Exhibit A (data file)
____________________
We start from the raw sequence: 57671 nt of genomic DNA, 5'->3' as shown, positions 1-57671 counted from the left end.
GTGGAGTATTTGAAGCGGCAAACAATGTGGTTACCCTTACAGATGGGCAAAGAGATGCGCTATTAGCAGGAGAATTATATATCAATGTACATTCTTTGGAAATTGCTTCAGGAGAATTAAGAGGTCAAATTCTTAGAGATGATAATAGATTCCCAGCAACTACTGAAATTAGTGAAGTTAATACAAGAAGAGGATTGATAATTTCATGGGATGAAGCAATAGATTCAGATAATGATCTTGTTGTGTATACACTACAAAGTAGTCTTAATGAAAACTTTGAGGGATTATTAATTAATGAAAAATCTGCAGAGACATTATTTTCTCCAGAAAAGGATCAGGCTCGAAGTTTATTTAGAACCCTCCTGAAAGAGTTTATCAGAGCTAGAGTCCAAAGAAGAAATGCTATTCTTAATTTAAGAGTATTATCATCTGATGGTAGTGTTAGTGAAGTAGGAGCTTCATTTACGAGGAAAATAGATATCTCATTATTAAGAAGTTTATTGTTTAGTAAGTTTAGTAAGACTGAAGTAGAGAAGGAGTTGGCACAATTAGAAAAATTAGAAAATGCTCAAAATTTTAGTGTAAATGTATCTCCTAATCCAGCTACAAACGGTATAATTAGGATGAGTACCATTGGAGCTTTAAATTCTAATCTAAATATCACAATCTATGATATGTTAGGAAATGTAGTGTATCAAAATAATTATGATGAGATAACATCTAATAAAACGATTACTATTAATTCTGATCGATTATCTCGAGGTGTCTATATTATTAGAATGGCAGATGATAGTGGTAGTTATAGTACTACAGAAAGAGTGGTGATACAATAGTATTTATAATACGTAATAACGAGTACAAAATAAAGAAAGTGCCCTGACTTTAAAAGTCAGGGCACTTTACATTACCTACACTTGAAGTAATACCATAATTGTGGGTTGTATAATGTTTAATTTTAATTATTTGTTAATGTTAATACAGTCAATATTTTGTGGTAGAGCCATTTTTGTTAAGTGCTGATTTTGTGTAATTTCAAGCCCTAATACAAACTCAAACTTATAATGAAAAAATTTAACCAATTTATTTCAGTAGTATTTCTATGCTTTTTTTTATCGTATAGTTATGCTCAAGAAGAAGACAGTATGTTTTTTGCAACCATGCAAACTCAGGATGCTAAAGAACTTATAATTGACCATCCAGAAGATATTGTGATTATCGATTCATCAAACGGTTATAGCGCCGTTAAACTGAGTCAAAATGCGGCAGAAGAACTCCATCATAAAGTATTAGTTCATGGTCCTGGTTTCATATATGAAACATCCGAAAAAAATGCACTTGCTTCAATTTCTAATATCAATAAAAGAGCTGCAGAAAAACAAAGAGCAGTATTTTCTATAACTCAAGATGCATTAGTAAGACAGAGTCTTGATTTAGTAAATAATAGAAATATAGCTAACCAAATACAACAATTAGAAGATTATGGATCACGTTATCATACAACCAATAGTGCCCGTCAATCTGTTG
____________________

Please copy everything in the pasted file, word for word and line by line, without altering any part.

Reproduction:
We start from the raw sequence: 57671 nt of genomic DNA, 5'->3' as shown, positions 1-57671 counted from the left end.
GTGGAGTATTTGAAGCGGCAAACAATGTGGTTACCCTTACAGATGGGCAAAGAGATGCGCTATTAGCAGGAGAATTATATATCAATGTACATTCTTTGGAAATTGCTTCAGGAGAATTAAGAGGTCAAATTCTTAGAGATGATAATAGATTCCCAGCAACTACTGAAATTAGTGAAGTTAATACAAGAAGAGGATTGATAATTTCATGGGATGAAGCAATAGATTCAGATAATGATCTTGTTGTGTATACACTACAAAGTAGTCTTAATGAAAACTTTGAGGGATTATTAATTAATGAAAAATCTGCAGAGACATTATTTTCTCCAGAAAAGGATCAGGCTCGAAGTTTATTTAGAACCCTCCTGAAAGAGTTTATCAGAGCTAGAGTCCAAAGAAGAAATGCTATTCTTAATTTAAGAGTATTATCATCTGATGGTAGTGTTAGTGAAGTAGGAGCTTCATTTACGAGGAAAATAGATATCTCATTATTAAGAAGTTTATTGTTTAGTAAGTTTAGTAAGACTGAAGTAGAGAAGGAGTTGGCACAATTAGAAAAATTAGAAAATGCTCAAAATTTTAGTGTAAATGTATCTCCTAATCCAGCTACAAACGGTATAATTAGGATGAGTACCATTGGAGCTTTAAATTCTAATCTAAATATCACAATCTATGATATGTTAGGAAATGTAGTGTATCAAAATAATTATGATGAGATAACATCTAATAAAACGATTACTATTAATTCTGATCGATTATCTCGAGGTGTCTATATTATTAGAATGGCAGATGATAGTGGTAGTTATAGTACTACAGAAAGAGTGGTGATACAATAGTATTTATAATACGTAATAACGAGTACAAAATAAAGAAAGTGCCCTGACTTTAAAAGTCAGGGCACTTTACATTACCTACACTTGAAGTAATACCATAATTGTGGGTTGTATAATGTTTAATTTTAATTATTTGTTAATGTTAATACAGTCAATATTTTGTGGTAGAGCCATTTTTGTTAAGTGCTGATTTTGTGTAATTTCAAGCCCTAATACAAACTCAAACTTATAATGAAAAAATTTAACCAATTTATTTCAGTAGTATTTCTATGCTTTTTTTTATCGTATAGTTATGCTCAAGAAGAAGACAGTATGTTTTTTGCAACCATGCAAACTCAGGATGCTAAAGAACTTATAATTGACCATCCAGAAGATATTGTGATTATCGATTCATCAAACGGTTATAGCGCCGTTAAACTGAGTCAAAATGCGGCAGAAGAACTCCATCATAAAGTATTAGTTCATGGTCCTGGTTTCATATATGAAACATCCGAAAAAAATGCACTTGCTTCAATTTCTAATATCAATAAAAGAGCTGCAGAAAAACAAAGAGCAGTATTTTCTATAACTCAAGATGCATTAGTAAGACAGAGTCTTGATTTAGTAAATAATAGAAATATAGCTAACCAAATACAACAATTAGAAGATTATGGATCACGTTATCATACAACCAATAGTGCCCGTCAATCTGTTG